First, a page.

The Lundin Golf Club was founded on the 8th May, 1868. In that year the Leven Clubs had extended their links from the Mile Dyke eastwards towards Lundin Links. This extended course occupied the narrow strip of land lying between the railway line and the Firth of Forth.
The Lundin Links end of the course was described in 1868 as ‘benty, tussocky and ripe with whin’, with which the errant driver of today might still agree. It would appear that the Club had some difficulty in establishing itself and went out of existence some nine years after its formation.
Lundin Golf Club was resuscitated in 1889 with an annual subscription fixed at 2/6 and an entry fee of like amount. A two-roomed clubhouse was built costing £70 and the Club quickly became established as a healthy constitution. The course was administered by a Joint Links Committee made up of members of the Innerleven, Leven Thistle, and Lundin Clubs.
By 1893 the membership of Lundin had risen to 130 and the original clubhouse had become inadequate. Plans were drawn up for new premises, and in 1896 Sir John Gilmour opened the new clubhouse.
The shared links, saw Leven and Lundin golfers starting from their respective ends but the course inevitably became congested as the popularity of the game increased. By 1907 the membership at Lundin was approaching 400 while the Leven golfers numbered almost 1000. On 11th November of that year a petition was presented to Sir John Gilmour requesting that he consider the establishment of an 18 hole course on his estate. Sir John was evidently in sympathy with the petitioners, for within a few months plans had been drawn up and submitted to the legendary James Braid for his observations. On 27th March, 1908, Braid came to Lundin Links and in October of that year work began on the laying out of the new course.
The course was made up of nine holes on the existing links together with nine on ground formerly occupied by the Lundin Ladies Golf Club to the North of the railway line. Sir John made land available to the Ladies on the Standing Stanes Park and a field adjacent thereto. One suspects that the Ladies may have required some persuasion to relinquish their tenure, but Sir John provided appropriate encouragement by having Braid design their new course as well! The new 18 hole course was completed by the Autumn of 1909 (at a cost of £143.2.6) and on 29th November, 1909, Mr B C Cox, Captain of the day, drove the first ball using a ‘Dreadnought’ club donated by Sir John.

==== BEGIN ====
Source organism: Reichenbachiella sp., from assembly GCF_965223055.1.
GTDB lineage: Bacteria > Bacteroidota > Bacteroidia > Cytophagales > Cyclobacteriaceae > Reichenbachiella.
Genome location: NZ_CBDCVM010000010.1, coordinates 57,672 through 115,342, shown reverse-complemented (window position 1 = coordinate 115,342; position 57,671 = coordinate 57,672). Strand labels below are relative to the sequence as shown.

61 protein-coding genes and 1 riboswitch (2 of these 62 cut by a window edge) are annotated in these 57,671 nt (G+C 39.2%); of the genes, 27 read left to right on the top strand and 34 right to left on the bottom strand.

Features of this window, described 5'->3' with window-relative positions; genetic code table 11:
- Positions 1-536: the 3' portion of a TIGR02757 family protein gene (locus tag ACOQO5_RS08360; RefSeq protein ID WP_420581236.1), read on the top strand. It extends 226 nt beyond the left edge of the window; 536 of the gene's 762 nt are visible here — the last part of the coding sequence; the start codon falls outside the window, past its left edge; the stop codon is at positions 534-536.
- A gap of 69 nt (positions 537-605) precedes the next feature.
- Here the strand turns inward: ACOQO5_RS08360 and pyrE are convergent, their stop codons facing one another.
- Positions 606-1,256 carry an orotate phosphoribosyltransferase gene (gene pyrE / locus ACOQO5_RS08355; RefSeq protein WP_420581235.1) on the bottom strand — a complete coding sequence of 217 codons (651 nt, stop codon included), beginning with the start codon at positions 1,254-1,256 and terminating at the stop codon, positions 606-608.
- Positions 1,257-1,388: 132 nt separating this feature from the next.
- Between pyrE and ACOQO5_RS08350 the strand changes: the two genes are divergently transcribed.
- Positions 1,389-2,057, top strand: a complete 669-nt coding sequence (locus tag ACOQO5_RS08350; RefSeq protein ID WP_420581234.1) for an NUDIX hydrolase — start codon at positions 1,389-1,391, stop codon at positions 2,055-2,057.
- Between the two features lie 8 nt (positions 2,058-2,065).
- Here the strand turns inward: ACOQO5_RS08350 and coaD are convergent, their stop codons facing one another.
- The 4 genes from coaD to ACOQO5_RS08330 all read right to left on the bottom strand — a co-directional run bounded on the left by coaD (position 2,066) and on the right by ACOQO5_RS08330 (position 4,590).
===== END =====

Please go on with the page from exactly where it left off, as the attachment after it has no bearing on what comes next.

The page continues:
The railway line running through the middle of the course was closed in the 1960’s and the Club purchased that ground from the Railway Company in 1971 together with the old station which had stood sentinel over the 17th green for so many years. Part of the railway embankment was regraded to allow re-alignment of the 18th fairway and extend the practice ground. To retain the design and challenge of the course, the internal out of bounds running along both sides of the old railway line was retained, and is present to this day.
Notwithstanding the foregoing, the course remains largely as it was some 100 years ago. The first five holes are in classic links tradition proceeding alongside the beach from the clubhouse to the Mile Dyke. Players then cross the now extinct railway line and play the nine ‘new’ holes on what one might describe as a cross between links and parkland turf. Back across the railway, the last four holes revert to the classic links tradition. Not long by modern standards, Lundin nonetheless presents a thorough test of the golfer’s skills, and the 18th hole provides a real test of nerve with the boundary fence hugging the left side of the green.
* Lundin continues to offer some of the finest examples of links holes in Scotland and unsurpassed views across the Firth of Forth.*